Where does my electricity come from?

We take electricity for granted, confident that every time we flip a switch or push a button, power will flow. But where does your electricity come from, and how does it get delivered to your door?

Where does IMU get its power?

Indianola Municipal Utilities gets its power from MEAN, the Municipal Energy Agency of Nebraska. MEAN is comprised of 189 communities in 6 Midwest and Rocky Mountain states. IMU joined MEAN in 2008 after its then-wholesale vendor increased rates substantially.
MEAN was selected for both its competitive rates and its status as a collection of municipal organizations with similar needs and philosophy. Being a member of MEAN, IMU has a voice in operations. We are a member of their board, and have a vote on the direction and priorities in the organization. Since joining MEAN, Indianola residents consistently see rates as low or slightly lower than MidAmerican Energy, from whom IMU previously purchased its electrical power.

How does electricity get to Indianola?

While flipping a light switch is pretty straightforward, the path your electricity took to get to that switch is anything but. To bring electricity from where it’s generated to where it’s used requires a complex system of interconnected transmission and distribution lines, substations, transformers, and other equipment. MEAN’s parent website offers a helpful explanation.
“When electricity is generated, it leaves the generation source and travels to a step-up substation. These substations increase the voltage or electric energy pressure, so it can move long distances over transmission lines… It’s similar to water traveling through a garden hose – increasing the pressure (by narrowing the opening) causes the water to travel faster and
giving it the capability of traveling farther.

After traveling along high-voltage transmission lines, electricity is then delivered to local substations where it is stepped down to a lower voltage so it can be used by large industrial users, which require higher voltage power than homes or small businesses to run heavy machinery. From there, electricity is stepped down even more by transformers in neighborhood substations and on electric distribution system line poles so it can be delivered safely to homes and businesses through local distribution electric lines.”

How is my electricity generated?

Electricity produced at a number of MEAN-owned generation locations joins the U.S. Eastern power grid. It is then transmitted through a redundant network of transmission lines owned by producers and electrical operators who work together to manage the electric demands of the region. IMU owns approximately 15.7 miles of transmission lines between Indianola’s west side substation and Bevington, Iowa, and 6 miles between our west and east side substations. We also have other interconnections that provide redundancy and continued reliability in the event of a problem with our main source.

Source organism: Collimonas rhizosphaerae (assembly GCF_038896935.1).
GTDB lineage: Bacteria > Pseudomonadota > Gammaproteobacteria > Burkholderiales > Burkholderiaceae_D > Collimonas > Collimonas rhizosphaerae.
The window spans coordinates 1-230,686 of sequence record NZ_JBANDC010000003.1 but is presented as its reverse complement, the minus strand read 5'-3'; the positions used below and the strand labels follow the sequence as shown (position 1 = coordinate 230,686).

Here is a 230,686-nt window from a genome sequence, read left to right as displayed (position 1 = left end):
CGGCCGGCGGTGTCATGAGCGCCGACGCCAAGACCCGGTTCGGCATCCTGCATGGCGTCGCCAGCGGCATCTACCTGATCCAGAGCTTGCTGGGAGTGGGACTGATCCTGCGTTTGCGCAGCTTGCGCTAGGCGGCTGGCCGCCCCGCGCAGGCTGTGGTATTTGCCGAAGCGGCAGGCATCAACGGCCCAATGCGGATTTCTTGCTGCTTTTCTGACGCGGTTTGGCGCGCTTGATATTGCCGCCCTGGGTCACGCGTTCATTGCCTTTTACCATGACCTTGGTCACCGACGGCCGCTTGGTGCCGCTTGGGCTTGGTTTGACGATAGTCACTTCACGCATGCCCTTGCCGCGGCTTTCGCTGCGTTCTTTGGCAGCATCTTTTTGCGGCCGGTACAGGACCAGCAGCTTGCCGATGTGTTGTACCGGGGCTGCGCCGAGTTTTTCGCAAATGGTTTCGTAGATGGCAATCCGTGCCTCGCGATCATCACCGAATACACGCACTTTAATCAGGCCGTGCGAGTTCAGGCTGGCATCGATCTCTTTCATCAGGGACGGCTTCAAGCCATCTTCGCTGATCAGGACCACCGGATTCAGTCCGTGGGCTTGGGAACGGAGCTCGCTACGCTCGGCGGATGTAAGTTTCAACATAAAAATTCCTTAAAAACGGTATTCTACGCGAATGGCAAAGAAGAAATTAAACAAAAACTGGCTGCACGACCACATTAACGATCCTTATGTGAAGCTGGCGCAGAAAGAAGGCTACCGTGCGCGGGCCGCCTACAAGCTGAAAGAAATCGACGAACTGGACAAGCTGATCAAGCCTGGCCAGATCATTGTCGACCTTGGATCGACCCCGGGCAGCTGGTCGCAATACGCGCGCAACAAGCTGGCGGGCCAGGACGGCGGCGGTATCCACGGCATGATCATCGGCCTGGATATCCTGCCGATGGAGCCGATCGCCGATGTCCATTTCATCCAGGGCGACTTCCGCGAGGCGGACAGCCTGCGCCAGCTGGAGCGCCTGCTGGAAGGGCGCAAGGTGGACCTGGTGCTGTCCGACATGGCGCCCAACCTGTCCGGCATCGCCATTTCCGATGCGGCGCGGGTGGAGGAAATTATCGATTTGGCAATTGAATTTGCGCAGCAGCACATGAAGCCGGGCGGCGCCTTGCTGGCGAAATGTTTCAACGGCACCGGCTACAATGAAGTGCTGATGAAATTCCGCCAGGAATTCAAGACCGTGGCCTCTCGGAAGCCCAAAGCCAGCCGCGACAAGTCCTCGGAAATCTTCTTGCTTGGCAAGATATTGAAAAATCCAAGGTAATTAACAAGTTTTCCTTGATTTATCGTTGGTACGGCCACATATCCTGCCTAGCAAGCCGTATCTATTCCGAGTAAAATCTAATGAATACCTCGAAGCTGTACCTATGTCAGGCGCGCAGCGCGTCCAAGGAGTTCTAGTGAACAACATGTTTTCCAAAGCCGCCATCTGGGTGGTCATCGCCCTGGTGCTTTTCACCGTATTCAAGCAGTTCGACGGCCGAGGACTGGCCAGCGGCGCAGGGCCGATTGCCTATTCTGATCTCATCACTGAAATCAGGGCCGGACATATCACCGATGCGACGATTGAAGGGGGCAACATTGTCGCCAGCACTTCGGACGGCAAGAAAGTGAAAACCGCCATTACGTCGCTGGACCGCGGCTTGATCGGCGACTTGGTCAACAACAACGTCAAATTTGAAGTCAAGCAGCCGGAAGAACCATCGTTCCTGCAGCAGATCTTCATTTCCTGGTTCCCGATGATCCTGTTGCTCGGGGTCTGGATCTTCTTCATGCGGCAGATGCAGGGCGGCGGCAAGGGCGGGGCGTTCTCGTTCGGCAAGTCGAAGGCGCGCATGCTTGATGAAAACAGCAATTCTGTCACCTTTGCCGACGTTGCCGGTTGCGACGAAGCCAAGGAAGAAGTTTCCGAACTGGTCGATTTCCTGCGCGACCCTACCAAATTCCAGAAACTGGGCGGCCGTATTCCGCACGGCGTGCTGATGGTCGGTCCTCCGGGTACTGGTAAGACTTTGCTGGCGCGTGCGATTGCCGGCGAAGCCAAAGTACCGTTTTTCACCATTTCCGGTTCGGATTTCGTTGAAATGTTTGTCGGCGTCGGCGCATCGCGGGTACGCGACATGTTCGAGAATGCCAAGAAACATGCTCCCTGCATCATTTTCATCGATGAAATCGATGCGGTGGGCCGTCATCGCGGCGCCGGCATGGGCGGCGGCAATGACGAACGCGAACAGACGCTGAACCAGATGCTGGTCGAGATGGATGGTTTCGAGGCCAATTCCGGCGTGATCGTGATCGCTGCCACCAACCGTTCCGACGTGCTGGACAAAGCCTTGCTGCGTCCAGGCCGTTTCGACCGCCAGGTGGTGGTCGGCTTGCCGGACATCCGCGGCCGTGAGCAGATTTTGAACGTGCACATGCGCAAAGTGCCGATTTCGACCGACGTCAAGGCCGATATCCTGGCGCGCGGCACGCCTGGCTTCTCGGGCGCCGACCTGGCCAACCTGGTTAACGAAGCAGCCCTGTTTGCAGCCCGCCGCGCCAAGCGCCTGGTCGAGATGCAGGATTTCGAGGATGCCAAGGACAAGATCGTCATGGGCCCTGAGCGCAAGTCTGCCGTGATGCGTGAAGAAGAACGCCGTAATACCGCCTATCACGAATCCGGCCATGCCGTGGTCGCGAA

IMU also has the ability to generate 37 MW of electricity to keep Indianola powered, if all our redundancy sources are ever damaged. While not cost-effective as a main source of power, it’s a great standby for emergencies and for times when other grid customers need more demand in peak times and are willing to pay more for it. Typically, this comes into play on the hottest and coldest days, when other sources of electricity are not sufficient for spikes in demand.

How “green” is my electricity?

MEAN has a diverse portfolio of power generation sources it either owns or co-owns with partners throughout the region. They have made tremendous strides in moving towards the MEAN board of directors’ Vision 2050, a cost-effective plan to transition to 100% carbon-neutral sources of electricity by 2050. As previously mentioned, IMU has a seat on that board and has been a vocal supporter of finding sustainable, affordable solutions for meeting power demand now and in the future. Already, MEAN’s power sources are close to a 50/50 split between renewable and traditional (fossil) sources of energy.